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MIT Critical Datathon 2023: a MIMIC-IV Derived Dataset for Pulse Oximetry Correction Models
João Matos , Tristan Struja , David S Restrepo , Luis Filipe Nakayama , Jack Gallifant , Luca Weishaupt , Nikita Mullangi , Maria Loureiro , Skyler Shapiro , Adrien Carrel , Leo Anthony Celi
Published: May 8, 2023. Version: 1.0.0
When using this resource, please cite:
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Matos, J., Struja, T., Restrepo, D. S., Nakayama, L. F., Gallifant, J., Weishaupt, L., Mullangi, N., Loureiro, M., Shapiro, S., Carrel, A., & Celi, L. A. (2023). MIT Critical Datathon 2023: a MIMIC-IV Derived Dataset for Pulse Oximetry Correction Models (version 1.0.0). PhysioNet. https://doi.org/10.13026/jfpc-pz79.
Please include the standard citation for PhysioNet:
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Goldberger, A., Amaral, L., Glass, L., Hausdorff, J., Ivanov, P. C., Mark, R., ... & Stanley, H. E. (2000). PhysioBank, PhysioToolkit, and PhysioNet: Components of a new research resource for complex physiologic signals. Circulation [Online]. 101 (23), pp. e215–e220.
Pulse oximeters are medical devices used to assess peripheral arterial oxygen saturation () noninvasively. In contrast, the "gold standard" requires arterial blood to be drawn to measure the arterial oxygen saturation (). Pulse oximeters currently on the market measure in populations with darker skin tones with lower accuracy. Pulse oximetry inaccuracies can fail to detect episodes of hidden hypoxemia, i.e., low with high . Hidden hypoxemias can result in less treatment and increased mortality. Yet flawed, pulse oximeters remain ubiquitously used because of their ease of use; debiasing the underlying algorithms could alleviate the downstream repercussions of hidden hypoxemia. The dataset supports the building of pulse oximetry correction models. Derived from MIMIC-IV v2.2, it includes 81,797 Intensive Care Unit (ICU) pairs.
Because of lower pulse oximetry performance in people with darker skin pigmentation, questions have been raised about racial and ethnic bias , as the pigmentation directly impacts light absorptions, the fundamental principle used in such devices .
Recent studies have shown substantial differences in populations with darker skin tones, often overestimating values , leading to disparities in care [4,5].
The worldwide utilization of pulse oximeters demands urgent action to reduce this gap, preventing further downstream harm . To mitigate these race-based differences in performance, new approaches to detect hidden hypoxemias and recalibrate devices must be developed.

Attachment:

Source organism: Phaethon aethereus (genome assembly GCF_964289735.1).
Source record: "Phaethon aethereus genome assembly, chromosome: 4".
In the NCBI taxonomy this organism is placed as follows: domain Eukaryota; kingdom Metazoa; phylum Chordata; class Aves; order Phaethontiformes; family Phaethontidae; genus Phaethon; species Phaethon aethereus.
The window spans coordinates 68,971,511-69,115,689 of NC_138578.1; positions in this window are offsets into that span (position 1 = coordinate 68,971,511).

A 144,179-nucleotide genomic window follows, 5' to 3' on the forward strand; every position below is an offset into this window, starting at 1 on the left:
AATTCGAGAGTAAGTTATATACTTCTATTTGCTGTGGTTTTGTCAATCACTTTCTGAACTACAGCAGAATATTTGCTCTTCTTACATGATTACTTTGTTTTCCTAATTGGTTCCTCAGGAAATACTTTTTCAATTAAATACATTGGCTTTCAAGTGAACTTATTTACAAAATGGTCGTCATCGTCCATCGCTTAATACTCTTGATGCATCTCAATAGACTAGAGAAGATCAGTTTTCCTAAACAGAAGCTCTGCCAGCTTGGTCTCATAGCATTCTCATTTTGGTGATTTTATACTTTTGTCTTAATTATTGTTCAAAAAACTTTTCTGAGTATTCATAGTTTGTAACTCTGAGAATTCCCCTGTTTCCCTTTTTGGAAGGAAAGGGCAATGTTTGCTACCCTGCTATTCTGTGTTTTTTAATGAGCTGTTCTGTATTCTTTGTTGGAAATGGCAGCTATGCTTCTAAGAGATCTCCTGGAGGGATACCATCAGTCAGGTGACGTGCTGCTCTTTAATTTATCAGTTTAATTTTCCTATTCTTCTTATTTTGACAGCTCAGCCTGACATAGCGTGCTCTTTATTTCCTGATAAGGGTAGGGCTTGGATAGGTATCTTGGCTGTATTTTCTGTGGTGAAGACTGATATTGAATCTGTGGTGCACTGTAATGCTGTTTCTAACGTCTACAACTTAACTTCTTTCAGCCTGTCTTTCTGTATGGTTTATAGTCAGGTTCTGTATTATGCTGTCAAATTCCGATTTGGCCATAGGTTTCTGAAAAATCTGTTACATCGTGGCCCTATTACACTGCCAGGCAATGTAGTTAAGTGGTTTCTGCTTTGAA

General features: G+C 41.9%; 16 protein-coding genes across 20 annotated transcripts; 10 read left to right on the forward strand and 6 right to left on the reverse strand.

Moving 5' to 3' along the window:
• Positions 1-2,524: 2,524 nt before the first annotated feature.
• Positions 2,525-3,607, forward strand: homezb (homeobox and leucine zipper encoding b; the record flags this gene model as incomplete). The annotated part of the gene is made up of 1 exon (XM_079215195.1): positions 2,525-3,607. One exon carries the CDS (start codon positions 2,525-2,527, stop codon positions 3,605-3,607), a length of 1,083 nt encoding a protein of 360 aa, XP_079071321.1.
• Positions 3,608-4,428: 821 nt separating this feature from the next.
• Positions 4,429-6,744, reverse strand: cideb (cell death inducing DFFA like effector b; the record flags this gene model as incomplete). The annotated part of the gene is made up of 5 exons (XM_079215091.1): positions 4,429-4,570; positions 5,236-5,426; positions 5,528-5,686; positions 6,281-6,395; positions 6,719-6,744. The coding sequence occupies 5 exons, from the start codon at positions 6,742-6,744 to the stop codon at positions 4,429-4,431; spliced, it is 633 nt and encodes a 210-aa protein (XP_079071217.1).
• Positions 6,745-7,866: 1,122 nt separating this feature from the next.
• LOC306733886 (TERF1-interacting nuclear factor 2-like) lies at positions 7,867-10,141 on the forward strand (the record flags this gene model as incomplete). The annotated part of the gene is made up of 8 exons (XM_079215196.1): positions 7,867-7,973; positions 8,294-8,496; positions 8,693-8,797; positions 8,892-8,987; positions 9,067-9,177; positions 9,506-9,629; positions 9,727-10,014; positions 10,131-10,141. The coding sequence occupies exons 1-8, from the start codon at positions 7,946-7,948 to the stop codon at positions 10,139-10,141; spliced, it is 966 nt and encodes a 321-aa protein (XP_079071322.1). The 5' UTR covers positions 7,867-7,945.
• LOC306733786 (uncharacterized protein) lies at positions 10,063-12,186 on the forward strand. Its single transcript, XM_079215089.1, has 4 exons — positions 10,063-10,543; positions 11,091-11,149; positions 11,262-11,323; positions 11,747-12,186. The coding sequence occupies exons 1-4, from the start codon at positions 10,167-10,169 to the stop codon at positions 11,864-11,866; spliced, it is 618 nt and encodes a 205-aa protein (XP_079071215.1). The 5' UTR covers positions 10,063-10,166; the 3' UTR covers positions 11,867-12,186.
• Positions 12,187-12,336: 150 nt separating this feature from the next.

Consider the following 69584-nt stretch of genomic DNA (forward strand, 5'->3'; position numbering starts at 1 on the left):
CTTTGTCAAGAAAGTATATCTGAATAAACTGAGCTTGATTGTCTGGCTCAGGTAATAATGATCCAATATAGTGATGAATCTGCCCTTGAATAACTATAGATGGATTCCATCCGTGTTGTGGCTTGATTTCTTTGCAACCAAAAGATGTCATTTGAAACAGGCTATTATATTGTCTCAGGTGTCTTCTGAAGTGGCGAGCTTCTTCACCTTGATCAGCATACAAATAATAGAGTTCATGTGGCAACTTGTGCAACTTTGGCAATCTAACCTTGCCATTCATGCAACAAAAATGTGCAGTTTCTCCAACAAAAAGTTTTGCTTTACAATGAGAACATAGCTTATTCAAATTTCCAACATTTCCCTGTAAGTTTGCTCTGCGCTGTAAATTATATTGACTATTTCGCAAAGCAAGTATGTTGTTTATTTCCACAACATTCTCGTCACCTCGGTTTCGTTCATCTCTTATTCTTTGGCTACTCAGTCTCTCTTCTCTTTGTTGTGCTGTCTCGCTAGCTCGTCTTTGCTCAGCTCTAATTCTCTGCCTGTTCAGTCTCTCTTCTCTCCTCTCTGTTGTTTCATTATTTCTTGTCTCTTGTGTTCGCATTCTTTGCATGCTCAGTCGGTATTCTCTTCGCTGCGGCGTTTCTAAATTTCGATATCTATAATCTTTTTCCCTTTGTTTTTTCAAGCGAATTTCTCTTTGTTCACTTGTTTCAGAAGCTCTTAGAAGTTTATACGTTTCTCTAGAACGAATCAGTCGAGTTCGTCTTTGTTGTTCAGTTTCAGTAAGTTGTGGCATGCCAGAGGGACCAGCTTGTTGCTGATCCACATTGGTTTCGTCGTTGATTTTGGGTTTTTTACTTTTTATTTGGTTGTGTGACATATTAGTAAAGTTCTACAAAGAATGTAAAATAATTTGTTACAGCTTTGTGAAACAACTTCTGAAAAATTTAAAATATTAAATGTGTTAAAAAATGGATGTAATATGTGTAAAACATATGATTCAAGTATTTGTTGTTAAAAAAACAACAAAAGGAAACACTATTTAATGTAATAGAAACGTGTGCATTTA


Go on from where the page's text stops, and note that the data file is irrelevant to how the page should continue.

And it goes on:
By making this dataset available, we hope to spotlight these racial-ethnical health disparities and foster research that can contribute to fix this pressing issue. Using the MIMIC-IV dataset, we provide a dataset that aligns pairs with patient demographics, physiological data, and specific treatment information.
Our research focuses on building a system to overcome the racial-ethnical bias present in pulse oximetry technology. However, statistical and social biases need to be addressed before integrating our work into any real-world clinical setting. In particular, implicit bias towards vulnerable populations that may or may not be present in our cohort are genuine concerns that can transfer into the training of pulse oximetry correction models. Therefore, it should be assumed that this data set will carry embedded biases of different kinds that can affect fairness and equity during model training.
Before the deployment of any model of this kind, it is the responsibility of the scientists and health care professional to audit the model for fairness and equity in its performance across disparate health groups. Fairness and equity audits alongside model explanations are needed to ensure an ethical model trustworthy to all stakeholders, especially patients and providers.
This dataset will be piloted in the MIT Critical Datathon , taking place on May 18-19, 2023, in Cambridge, MA.
We strongly encourage the community to use this dataset to conduct research studies on pulse oximetry, as well as to serve as an inspiration for replication in other Electronic Health Records (EHR) databases.
Data was sourced from MIMIC-IV (v2.2), a publicly available dataset of de-identified EHR data from 50,920 unique patients at Beth Israel Deaconess Medical Center, in Boston, MA, between 2008 - 2019 [6,7].
A pair is created whenever a measurement can be found within 90 minutes prior to a value. Each pair's timestamp offset is reported and users of the dataset can select the most appropriate window, depending on necessary precision for the study design.
Each pair was aligned with baseline and time-varying variables (always the closest value). Time-varying variables are accompanied by the offset in time relative to the timestamp (time delta) to reflect the accuracy of the time series alignment. The time offset can be either positive (i.e., value recorded after ) or negative (i.e., value recorded before ).